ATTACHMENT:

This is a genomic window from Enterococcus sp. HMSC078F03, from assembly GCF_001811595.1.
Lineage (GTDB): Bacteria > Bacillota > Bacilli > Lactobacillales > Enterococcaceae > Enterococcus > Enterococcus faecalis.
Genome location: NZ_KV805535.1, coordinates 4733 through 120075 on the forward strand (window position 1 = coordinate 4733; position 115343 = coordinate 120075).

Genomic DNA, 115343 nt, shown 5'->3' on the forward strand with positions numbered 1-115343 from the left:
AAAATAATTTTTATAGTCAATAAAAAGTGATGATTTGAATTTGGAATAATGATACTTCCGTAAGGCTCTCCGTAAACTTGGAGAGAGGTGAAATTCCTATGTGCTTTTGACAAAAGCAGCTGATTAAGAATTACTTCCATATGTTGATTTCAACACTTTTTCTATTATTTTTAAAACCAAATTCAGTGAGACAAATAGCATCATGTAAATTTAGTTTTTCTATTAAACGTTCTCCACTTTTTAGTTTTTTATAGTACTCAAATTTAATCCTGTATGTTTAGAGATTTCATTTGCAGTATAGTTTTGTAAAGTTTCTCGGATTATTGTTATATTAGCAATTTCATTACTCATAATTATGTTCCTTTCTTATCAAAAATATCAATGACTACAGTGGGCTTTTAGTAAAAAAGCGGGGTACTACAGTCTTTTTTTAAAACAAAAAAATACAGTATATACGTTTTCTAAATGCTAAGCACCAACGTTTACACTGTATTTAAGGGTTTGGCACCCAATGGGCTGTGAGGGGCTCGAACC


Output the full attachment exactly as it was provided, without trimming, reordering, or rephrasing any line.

This is a genomic window from Enterococcus sp. HMSC078F03, from assembly GCF_001811595.1.
Lineage (GTDB): Bacteria > Bacillota > Bacilli > Lactobacillales > Enterococcaceae > Enterococcus > Enterococcus faecalis.
Genome location: NZ_KV805535.1, coordinates 4733 through 120075 on the forward strand (window position 1 = coordinate 4733; position 115343 = coordinate 120075).

Genomic DNA, 115343 nt, shown 5'->3' on the forward strand with positions numbered 1-115343 from the left:
AAAATAATTTTTATAGTCAATAAAAAGTGATGATTTGAATTTGGAATAATGATACTTCCGTAAGGCTCTCCGTAAACTTGGAGAGAGGTGAAATTCCTATGTGCTTTTGACAAAAGCAGCTGATTAAGAATTACTTCCATATGTTGATTTCAACACTTTTTCTATTATTTTTAAAACCAAATTCAGTGAGACAAATAGCATCATGTAAATTTAGTTTTTCTATTAAACGTTCTCCACTTTTTAGTTTTTTATAGTACTCAAATTTAATCCTGTATGTTTAGAGATTTCATTTGCAGTATAGTTTTGTAAAGTTTCTCGGATTATTGTTATATTAGCAATTTCATTACTCATAATTATGTTCCTTTCTTATCAAAAATATCAATGACTACAGTGGGCTTTTAGTAAAAAAGCGGGGTACTACAGTCTTTTTTTAAAACAAAAAAATACAGTATATACGTTTTCTAAATGCTAAGCACCAACGTTTACACTGTATTTAAGGGTTTGGCACCCAATGGGCTGTGAGGGGCTCGAACC